I am certain that you have probably heard/read the name Omar Khadr at least once. Whether it was on the radio, television or maybe his name was part of a headline in a newspaper, whatever it maybe the fact is Omar Khadr’s name is well-known. Although he gets so much attention, I feel as if many don’t know his entire story but rather know only some snippets and words that are used to describe him such as: terrorist, fundamentalist, member of Al-Qaida and murderer. But what we need to see more of is this: Omar Khadr: child soldier, juvenile, tortured, youngest Westerner detainee in Guantanamo bay. Did I mention child soldier yet?
Omar Khadr was fifteen when he was captured in Afghanistan in 2002. He was the sole survivor of a four hour long and brutal firefight between suspected Al-Qaida members and the American troops in a compound in Afghanistan. At this time Omar was a juvenile who was seriously injured because he had been shot two times in the back and he was half blind due to the shrapnel. Due to his age he was a child and should have been treated as a child soldier thus, meaning that he should have undergone a different judicial process. However, he was tortured in an Afghan prison and then transported to the notorious Guantanamo Bay, in Cuba. Omar was a Canadian citizen and therefore should have been repatriated to Canada but Canada refused to take back their lawful citizen. Countless other times they refused to intervene in his case. Moreover, not only did they refuse to repatriate Khadr, in 2003 they sent Canadian authorities to interrogate and question the 16 years old Omar. Omar’s confession was extracted through various torture techniques. Omar Khadr is now 24 years old, he has been in prison since he was 15 years old so that’s nine years behind bars. Omar is called, ‘Guantanamo’s child’ because he has spent most of his life there.
Recently on October 13, 2010 Omar Khadr pleaded guilty to the charges against him: murdering an American soldier, terrorism, conspiracy and spying. This was part of a plea deal, Omar Khadr has been given an eight years sentence from which one year he must serve in a maximum security US prison and then he will be repatriated to Canada to serve the rest of his sentence of seven years. So Khadr, pleaded guilty in exchange for repatriation to Canada. There have been many other plea deals offered to Khadr in the past but he refused them. I personally think that the US government wanted to mend their broken name internationally and hide the infamous Khadr case. Through the plea deal they hope to clear the stain which is upon their name for neglecting human rights and incarcerating a child soldier. Thus, the plea deal was conjured and that was the only way they could solve the Khadr problem and so this was the only way Khadr would leave Guantanamo Bay.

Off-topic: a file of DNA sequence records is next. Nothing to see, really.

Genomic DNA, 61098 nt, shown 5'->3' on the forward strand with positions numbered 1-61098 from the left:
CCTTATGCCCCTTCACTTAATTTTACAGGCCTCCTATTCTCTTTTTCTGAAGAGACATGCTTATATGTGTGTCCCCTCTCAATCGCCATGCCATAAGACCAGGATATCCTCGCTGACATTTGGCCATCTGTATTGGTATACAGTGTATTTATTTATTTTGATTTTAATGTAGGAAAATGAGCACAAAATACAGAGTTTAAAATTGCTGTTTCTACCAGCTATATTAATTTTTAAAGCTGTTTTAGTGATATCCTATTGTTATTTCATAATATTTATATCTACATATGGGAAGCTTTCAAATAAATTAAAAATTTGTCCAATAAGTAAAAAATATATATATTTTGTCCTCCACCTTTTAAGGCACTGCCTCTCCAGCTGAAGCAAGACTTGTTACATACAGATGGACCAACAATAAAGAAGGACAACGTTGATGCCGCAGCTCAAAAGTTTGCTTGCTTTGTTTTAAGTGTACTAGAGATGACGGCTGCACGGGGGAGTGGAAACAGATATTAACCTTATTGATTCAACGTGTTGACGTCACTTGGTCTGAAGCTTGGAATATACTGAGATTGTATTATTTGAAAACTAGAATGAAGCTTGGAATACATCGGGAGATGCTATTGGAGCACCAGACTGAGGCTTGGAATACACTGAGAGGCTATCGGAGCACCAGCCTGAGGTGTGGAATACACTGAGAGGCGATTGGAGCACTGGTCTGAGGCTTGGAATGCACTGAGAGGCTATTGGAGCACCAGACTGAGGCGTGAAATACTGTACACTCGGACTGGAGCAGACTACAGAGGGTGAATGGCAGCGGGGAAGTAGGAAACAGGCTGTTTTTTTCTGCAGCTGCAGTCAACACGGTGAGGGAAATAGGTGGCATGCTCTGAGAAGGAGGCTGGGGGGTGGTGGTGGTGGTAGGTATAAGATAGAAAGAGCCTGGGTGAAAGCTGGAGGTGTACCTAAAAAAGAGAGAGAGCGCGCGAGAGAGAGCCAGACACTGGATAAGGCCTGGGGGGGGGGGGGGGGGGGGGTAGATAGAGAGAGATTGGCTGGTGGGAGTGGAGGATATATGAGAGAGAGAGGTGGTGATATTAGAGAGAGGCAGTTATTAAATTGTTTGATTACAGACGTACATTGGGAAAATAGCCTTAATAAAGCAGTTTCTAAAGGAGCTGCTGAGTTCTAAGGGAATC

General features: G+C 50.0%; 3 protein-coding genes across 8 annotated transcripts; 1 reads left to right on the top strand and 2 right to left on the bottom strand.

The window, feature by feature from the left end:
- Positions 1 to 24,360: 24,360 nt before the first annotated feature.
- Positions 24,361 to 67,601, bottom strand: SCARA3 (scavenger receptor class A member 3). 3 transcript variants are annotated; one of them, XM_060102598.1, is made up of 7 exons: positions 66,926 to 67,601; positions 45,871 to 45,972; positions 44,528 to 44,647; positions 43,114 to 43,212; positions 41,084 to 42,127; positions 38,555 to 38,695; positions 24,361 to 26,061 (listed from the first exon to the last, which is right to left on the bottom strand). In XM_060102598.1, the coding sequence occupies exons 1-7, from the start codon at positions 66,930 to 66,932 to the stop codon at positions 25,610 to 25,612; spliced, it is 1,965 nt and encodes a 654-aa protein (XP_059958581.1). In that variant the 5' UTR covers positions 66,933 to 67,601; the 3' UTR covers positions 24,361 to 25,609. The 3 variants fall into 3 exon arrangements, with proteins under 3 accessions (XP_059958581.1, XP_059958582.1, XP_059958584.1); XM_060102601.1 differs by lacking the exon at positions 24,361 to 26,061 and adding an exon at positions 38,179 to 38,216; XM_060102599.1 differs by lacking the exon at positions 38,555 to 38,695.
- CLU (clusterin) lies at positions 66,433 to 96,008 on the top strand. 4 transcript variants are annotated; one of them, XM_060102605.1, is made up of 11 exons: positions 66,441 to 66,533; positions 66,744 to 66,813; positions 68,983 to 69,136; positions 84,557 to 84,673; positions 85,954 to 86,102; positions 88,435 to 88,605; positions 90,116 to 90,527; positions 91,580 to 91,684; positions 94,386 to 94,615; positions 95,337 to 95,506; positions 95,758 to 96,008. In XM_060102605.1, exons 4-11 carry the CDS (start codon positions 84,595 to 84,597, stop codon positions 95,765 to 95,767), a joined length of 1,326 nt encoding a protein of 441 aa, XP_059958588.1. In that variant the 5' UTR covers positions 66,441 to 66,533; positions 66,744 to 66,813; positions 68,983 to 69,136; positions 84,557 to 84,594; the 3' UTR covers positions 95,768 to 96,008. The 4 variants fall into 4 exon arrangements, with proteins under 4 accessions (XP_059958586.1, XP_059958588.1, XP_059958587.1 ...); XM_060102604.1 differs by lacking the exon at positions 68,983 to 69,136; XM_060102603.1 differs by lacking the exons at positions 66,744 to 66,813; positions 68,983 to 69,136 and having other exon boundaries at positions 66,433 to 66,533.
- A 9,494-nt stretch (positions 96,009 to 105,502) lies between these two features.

So is there actually justice?
I mean wasn’t the case flawed from the start?
A child soldier in prison for nine years, isn’t that messed up?
A military tribunal rather than a federal one?
The confessions used in the trial were those extracted from him after he had been tortured?
So was justice actually ever going to come out of a process that was flawed,
And full of hatred from the start?
Omar’s only option was to plead guilty because the whole process was a sham and a disgrace to human rights, and it was the only way he would be repatriated to his home land: Canada.
And so there was no other way for Omar to leave Guantanamo.
In his trial Omar Khadr said, “Nelson Mandela taught that, you won’t gain anything from hate. Love and forgiveness are more constructive; they will bring people together and solve lots of problems” (Khadr). Now, he doesn’t seem like a fanatic to me but someone misunderstood. Omar seems like a person who has been tortured, abused and belittled by many people in his young life. He has surpassed incalculable amount of pain, torture and hatred. Something vital to remember is that Omar Khadr was a child when he was locked up and tormented but now he is a young man who probably like most of us had dreams, hope and aspirations so Omar Khadr, stay strong bro.